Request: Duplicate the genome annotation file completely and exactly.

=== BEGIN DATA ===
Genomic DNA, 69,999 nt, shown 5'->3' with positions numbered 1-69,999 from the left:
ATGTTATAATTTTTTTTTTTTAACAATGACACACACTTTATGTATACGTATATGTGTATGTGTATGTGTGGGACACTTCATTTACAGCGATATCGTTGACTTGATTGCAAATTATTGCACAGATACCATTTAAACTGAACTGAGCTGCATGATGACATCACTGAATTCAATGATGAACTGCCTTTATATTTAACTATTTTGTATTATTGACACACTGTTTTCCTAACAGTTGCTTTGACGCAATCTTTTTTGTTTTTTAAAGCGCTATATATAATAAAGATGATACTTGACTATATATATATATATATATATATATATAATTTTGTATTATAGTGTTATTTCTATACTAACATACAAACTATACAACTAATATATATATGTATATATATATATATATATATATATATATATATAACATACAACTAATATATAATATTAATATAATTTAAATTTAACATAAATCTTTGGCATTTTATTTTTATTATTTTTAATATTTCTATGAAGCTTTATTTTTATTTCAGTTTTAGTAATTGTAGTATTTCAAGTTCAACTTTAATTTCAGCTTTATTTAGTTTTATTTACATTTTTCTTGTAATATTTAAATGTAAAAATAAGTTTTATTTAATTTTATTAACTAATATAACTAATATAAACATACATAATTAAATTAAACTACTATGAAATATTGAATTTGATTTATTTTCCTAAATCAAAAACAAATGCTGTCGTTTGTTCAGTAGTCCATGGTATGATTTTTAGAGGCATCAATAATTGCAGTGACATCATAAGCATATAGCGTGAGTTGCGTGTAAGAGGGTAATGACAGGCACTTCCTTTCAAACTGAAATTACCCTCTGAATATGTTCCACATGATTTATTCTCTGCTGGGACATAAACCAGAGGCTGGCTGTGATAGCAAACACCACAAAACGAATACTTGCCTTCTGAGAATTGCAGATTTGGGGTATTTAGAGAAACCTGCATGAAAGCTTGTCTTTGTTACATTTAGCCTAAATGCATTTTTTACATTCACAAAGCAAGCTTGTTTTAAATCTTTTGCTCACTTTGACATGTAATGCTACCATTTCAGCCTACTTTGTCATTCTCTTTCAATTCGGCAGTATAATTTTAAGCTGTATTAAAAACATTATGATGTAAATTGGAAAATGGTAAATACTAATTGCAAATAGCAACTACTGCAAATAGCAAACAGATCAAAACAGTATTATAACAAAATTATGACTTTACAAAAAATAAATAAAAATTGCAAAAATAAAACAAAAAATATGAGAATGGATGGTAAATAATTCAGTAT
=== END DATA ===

Genomic DNA, 69,999 nt, shown 5'->3' with positions numbered 1-69,999 from the left:
ATGTTATAATTTTTTTTTTTTAACAATGACACACACTTTATGTATACGTATATGTGTATGTGTATGTGTGGGACACTTCATTTACAGCGATATCGTTGACTTGATTGCAAATTATTGCACAGATACCATTTAAACTGAACTGAGCTGCATGATGACATCACTGAATTCAATGATGAACTGCCTTTATATTTAACTATTTTGTATTATTGACACACTGTTTTCCTAACAGTTGCTTTGACGCAATCTTTTTTGTTTTTTAAAGCGCTATATATAATAAAGATGATACTTGACTATATATATATATATATATATATATATAATTTTGTATTATAGTGTTATTTCTATACTAACATACAAACTATACAACTAATATATATATGTATATATATATATATATATATATATATATATATAACATACAACTAATATATAATATTAATATAATTTAAATTTAACATAAATCTTTGGCATTTTATTTTTATTATTTTTAATATTTCTATGAAGCTTTATTTTTATTTCAGTTTTAGTAATTGTAGTATTTCAAGTTCAACTTTAATTTCAGCTTTATTTAGTTTTATTTACATTTTTCTTGTAATATTTAAATGTAAAAATAAGTTTTATTTAATTTTATTAACTAATATAACTAATATAAACATACATAATTAAATTAAACTACTATGAAATATTGAATTTGATTTATTTTCCTAAATCAAAAACAAATGCTGTCGTTTGTTCAGTAGTCCATGGTATGATTTTTAGAGGCATCAATAATTGCAGTGACATCATAAGCATATAGCGTGAGTTGCGTGTAAGAGGGTAATGACAGGCACTTCCTTTCAAACTGAAATTACCCTCTGAATATGTTCCACATGATTTATTCTCTGCTGGGACATAAACCAGAGGCTGGCTGTGATAGCAAACACCACAAAACGAATACTTGCCTTCTGAGAATTGCAGATTTGGGGTATTTAGAGAAACCTGCATGAAAGCTTGTCTTTGTTACATTTAGCCTAAATGCATTTTTTACATTCACAAAGCAAGCTTGTTTTAAATCTTTTGCTCACTTTGACATGTAATGCTACCATTTCAGCCTACTTTGTCATTCTCTTTCAATTCGGCAGTATAATTTTAAGCTGTATTAAAAACATTATGATGTAAATTGGAAAATGGTAAATACTAATTGCAAATAGCAACTACTGCAAATAGCAAACAGATCAAAACAGTATTATAACAAAATTATGACTTTACAAAAAATAAATAAAAATTGCAAAAATAAAACAAAAAATATGAGAATGGATGGTAAATAATTCAGTAT